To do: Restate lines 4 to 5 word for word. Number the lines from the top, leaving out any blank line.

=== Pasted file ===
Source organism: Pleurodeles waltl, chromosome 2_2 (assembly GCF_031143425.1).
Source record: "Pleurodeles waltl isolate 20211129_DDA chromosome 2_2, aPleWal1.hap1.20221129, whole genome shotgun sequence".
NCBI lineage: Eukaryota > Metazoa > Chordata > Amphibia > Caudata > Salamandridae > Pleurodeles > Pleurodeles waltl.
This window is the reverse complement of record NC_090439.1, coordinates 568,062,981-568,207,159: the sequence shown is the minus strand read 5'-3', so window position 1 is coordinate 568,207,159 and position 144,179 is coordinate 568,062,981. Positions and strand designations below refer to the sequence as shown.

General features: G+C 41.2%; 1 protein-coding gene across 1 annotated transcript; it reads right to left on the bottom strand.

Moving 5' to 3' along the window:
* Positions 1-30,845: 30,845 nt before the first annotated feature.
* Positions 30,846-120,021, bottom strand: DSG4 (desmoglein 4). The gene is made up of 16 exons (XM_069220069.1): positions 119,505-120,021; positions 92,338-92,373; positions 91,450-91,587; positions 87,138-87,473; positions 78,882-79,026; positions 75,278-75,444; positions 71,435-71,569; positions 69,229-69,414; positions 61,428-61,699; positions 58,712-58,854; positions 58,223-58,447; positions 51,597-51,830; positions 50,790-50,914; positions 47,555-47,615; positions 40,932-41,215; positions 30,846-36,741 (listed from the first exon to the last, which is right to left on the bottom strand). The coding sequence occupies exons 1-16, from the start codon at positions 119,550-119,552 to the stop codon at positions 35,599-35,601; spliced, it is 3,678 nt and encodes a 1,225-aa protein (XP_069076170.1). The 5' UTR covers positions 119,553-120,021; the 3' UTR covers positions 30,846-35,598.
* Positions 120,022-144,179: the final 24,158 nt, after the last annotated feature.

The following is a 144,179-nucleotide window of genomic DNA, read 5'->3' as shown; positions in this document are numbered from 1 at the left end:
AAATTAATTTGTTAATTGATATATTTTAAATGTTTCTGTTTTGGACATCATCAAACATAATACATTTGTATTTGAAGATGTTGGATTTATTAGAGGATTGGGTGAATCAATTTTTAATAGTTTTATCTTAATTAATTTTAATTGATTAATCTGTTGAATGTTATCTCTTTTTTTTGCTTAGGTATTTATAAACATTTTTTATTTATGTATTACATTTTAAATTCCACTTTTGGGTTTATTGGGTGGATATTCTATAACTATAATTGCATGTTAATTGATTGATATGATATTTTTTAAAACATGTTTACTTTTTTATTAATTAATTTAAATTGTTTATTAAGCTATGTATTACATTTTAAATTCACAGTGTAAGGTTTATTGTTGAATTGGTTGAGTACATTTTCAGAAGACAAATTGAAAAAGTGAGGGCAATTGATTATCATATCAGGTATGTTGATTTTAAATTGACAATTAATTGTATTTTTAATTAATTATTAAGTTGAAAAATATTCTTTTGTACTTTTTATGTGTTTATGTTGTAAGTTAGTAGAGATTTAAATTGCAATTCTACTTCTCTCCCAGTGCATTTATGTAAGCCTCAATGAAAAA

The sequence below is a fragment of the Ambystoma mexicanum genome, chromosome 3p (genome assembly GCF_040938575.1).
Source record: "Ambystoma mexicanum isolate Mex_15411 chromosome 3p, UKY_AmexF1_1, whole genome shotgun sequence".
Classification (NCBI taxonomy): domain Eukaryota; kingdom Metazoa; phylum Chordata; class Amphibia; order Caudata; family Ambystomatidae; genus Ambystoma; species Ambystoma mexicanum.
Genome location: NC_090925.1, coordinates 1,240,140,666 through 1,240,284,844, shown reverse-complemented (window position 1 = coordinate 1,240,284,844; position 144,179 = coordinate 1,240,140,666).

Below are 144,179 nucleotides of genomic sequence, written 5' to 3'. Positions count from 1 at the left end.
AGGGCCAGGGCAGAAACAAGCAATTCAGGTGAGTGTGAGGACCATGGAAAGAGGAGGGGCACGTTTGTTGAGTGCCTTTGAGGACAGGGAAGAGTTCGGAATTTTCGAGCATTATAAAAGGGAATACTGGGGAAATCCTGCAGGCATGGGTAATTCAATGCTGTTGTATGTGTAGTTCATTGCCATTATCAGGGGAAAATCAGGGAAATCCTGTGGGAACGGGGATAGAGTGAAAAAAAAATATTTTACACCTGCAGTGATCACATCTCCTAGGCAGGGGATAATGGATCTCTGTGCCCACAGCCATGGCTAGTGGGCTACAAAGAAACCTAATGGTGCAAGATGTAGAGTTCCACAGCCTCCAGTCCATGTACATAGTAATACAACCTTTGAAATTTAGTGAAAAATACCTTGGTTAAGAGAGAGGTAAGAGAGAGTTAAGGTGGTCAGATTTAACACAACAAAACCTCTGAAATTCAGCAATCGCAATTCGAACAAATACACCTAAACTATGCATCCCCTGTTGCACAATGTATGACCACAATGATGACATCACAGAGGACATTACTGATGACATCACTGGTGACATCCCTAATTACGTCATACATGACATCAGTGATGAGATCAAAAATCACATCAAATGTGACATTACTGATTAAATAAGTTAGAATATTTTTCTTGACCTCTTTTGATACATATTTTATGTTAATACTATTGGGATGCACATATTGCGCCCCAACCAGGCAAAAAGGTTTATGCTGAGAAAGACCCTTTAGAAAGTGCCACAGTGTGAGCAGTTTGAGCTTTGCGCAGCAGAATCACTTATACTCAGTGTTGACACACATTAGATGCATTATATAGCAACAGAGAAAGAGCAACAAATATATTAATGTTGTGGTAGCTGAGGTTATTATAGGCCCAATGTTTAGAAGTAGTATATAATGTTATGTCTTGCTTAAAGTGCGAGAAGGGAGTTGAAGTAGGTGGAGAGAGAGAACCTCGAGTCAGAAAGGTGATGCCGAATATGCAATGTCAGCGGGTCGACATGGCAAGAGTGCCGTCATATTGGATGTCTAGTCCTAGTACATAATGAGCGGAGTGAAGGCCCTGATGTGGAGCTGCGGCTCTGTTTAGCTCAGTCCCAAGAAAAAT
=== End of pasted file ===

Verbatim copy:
This window is the reverse complement of record NC_090439.1, coordinates 568,062,981-568,207,159: the sequence shown is the minus strand read 5'-3', so window position 1 is coordinate 568,207,159 and position 144,179 is coordinate 568,062,981. Positions and strand designations below refer to the sequence as shown.

General features: G+C 41.2%; 1 protein-coding gene across 1 annotated transcript; it reads right to left on the bottom strand.